Having demon amnesia isn’t fun. Not when you have a gorgeous and fierce Shadowhunter claiming you loved her. Or another claiming you were her best friend.
Life is not easy for Simon Lewis. That’s why he signs up for the Shadowhunter Academy. Initially, it is to get his memory back. But it becomes so much more than that.
With friends and (sort of) foes alike, Simon learns about being a Shadowhunter, shaped by their history.
But Simon won’t stand for any of the snobbery.
He might just be on a path to change the world.
Or, at least, Shadowhunter’s attitudes.
Author: Cassandra Clare, Sarah Rees Brennan, Maureen Johnson, Robin Wasserman
Title: Tales from the Shadowhunter Academy
Publisher: Walker Books
As with any of Cassandra Clare’s books, I couldn’t wait to read Tales from the Shadowhunter Academy. And, as with any of her books, it did not disappoint.
The book is split into ten short stories, co-written with another author. I can’t pick a favourite because nearly all of them made me laugh at some point. Apart from the final story. That made me cry.
It shows the power of Clare’s writing that in so many of her books, my emotions yo-yo from one extreme to another, and this one was no exception.
Despite each story being written by a different person, there was, for the most part, good continuity between them. Occasionally, there was repetition at the beginning of the story as they attempted to set the scene, despite the reader not requiring that. Other than that, they all blended well together.
Simon’s character was consistent across the stories. More importantly, you really saw him grow between them all – starting off as an unsure mundane wondering if he was doing the right thing, turning into a confident young man determined to do what is right, even if that means telling his classmates they were snobs.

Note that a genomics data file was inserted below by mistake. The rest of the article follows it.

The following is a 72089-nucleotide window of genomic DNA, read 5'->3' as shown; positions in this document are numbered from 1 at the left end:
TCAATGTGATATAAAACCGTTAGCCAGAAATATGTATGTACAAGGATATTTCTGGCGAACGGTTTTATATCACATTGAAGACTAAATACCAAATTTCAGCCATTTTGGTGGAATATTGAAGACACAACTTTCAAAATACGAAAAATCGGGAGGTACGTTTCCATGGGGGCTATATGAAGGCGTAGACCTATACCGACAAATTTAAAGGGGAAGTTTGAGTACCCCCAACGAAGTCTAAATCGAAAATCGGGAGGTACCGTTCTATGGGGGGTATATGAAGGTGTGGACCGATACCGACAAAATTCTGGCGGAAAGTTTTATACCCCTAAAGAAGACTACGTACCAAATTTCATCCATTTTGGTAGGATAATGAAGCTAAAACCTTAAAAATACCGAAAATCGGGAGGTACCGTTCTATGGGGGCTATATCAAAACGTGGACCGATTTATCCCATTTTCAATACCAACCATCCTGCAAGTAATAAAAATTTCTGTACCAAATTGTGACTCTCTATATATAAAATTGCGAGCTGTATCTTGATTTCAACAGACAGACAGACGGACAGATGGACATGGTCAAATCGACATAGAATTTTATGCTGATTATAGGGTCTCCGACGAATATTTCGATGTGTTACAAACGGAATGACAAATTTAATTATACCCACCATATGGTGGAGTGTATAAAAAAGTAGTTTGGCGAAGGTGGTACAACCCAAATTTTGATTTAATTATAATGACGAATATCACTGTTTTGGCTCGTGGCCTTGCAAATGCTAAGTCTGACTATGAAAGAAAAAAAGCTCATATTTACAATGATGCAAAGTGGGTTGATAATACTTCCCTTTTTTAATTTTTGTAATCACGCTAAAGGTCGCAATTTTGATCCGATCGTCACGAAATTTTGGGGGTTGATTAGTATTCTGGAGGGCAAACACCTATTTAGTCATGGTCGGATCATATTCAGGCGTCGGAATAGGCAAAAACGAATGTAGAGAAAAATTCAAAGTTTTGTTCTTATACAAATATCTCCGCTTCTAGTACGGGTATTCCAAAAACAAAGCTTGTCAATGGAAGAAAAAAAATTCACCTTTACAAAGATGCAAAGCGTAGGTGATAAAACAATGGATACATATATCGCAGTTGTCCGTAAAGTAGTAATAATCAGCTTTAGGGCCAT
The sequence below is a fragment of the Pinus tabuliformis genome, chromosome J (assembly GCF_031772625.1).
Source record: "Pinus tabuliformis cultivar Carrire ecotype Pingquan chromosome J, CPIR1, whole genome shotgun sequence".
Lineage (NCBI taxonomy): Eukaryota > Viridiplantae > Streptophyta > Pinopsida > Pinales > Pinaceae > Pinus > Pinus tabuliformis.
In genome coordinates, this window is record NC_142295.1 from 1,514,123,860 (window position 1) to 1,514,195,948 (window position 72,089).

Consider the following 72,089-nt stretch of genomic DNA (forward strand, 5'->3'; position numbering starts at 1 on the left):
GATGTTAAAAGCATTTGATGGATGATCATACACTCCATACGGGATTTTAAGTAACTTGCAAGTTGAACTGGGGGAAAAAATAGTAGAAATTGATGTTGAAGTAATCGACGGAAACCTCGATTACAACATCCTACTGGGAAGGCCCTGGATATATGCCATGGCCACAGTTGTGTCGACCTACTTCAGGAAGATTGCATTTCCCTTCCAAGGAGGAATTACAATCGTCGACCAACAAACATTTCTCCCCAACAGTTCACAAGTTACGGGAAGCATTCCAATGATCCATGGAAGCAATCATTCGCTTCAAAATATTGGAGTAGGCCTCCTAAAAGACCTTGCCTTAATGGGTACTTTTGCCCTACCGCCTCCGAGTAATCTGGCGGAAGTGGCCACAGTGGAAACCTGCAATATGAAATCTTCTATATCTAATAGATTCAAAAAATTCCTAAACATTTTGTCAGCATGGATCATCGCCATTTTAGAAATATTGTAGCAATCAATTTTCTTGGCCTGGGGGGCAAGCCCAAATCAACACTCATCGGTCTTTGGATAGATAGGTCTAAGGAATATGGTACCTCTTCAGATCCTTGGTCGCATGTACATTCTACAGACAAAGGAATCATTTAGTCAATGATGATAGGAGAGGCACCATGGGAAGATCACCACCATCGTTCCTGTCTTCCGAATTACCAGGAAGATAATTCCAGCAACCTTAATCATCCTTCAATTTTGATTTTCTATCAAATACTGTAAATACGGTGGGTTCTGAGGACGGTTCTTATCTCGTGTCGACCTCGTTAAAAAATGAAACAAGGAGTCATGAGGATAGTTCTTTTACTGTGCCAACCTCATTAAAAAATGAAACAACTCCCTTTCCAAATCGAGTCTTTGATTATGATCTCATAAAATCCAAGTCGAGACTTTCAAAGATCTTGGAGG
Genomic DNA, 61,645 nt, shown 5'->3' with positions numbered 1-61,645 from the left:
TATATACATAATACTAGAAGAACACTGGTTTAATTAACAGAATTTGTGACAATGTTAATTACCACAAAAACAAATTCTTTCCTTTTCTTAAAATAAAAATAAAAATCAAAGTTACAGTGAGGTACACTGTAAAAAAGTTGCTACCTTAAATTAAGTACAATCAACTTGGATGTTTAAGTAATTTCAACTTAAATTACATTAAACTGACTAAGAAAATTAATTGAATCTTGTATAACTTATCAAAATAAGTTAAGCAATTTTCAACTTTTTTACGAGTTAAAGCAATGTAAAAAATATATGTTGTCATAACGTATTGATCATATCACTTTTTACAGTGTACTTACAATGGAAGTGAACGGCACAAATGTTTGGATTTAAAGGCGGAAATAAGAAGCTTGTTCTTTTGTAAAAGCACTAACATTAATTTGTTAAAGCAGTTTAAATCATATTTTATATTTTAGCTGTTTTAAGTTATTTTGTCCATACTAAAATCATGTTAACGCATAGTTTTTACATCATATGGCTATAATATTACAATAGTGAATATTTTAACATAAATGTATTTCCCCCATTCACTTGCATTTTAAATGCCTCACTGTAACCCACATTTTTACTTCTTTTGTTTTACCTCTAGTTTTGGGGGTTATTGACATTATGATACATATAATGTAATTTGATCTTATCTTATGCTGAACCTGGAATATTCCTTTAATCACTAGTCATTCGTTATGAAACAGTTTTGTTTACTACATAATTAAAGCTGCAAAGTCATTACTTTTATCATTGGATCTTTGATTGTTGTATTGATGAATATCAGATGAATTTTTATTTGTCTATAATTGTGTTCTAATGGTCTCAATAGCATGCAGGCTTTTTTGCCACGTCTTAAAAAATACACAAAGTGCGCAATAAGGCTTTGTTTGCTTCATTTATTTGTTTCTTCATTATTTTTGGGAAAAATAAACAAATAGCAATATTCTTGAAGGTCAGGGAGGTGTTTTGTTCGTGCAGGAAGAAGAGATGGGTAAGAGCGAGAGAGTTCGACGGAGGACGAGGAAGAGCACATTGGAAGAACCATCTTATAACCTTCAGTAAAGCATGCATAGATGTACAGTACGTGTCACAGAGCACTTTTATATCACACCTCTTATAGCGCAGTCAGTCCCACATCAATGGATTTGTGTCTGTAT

I loved how many of the other series this book referenced. There was a lot of Isabelle and Clary. But there was also Jace, Magnus and Alec. Emma Carstairs and several of the Blackthorns. Stories about Tessa’s past and her life with Will, with Jem making his presence known. Having read the other books, it was great to get to re-visit these characters.
While Clare has always made sure to address the issues that affect our generation – sexuality etc – there were times when this felt too forced. Pale Kings and Princes pushed themes of isolation, degradation, acceptance etc too hard. Previously, Clare has always introduced these issues in subtle ways, but this felt forced, fracturing the story a little.
The only thing I regret is not having re-reading The Mortal Instruments before reading this – I, too, like Simon, couldn’t remember bits that had happened and it would have added more depth if it was fresh in my mind.
If you’re ready to fall back into the emotional rollercoaster that comes with any Shadowhunter story, then Tales from the Shadowhunter Academy is the perfect choice!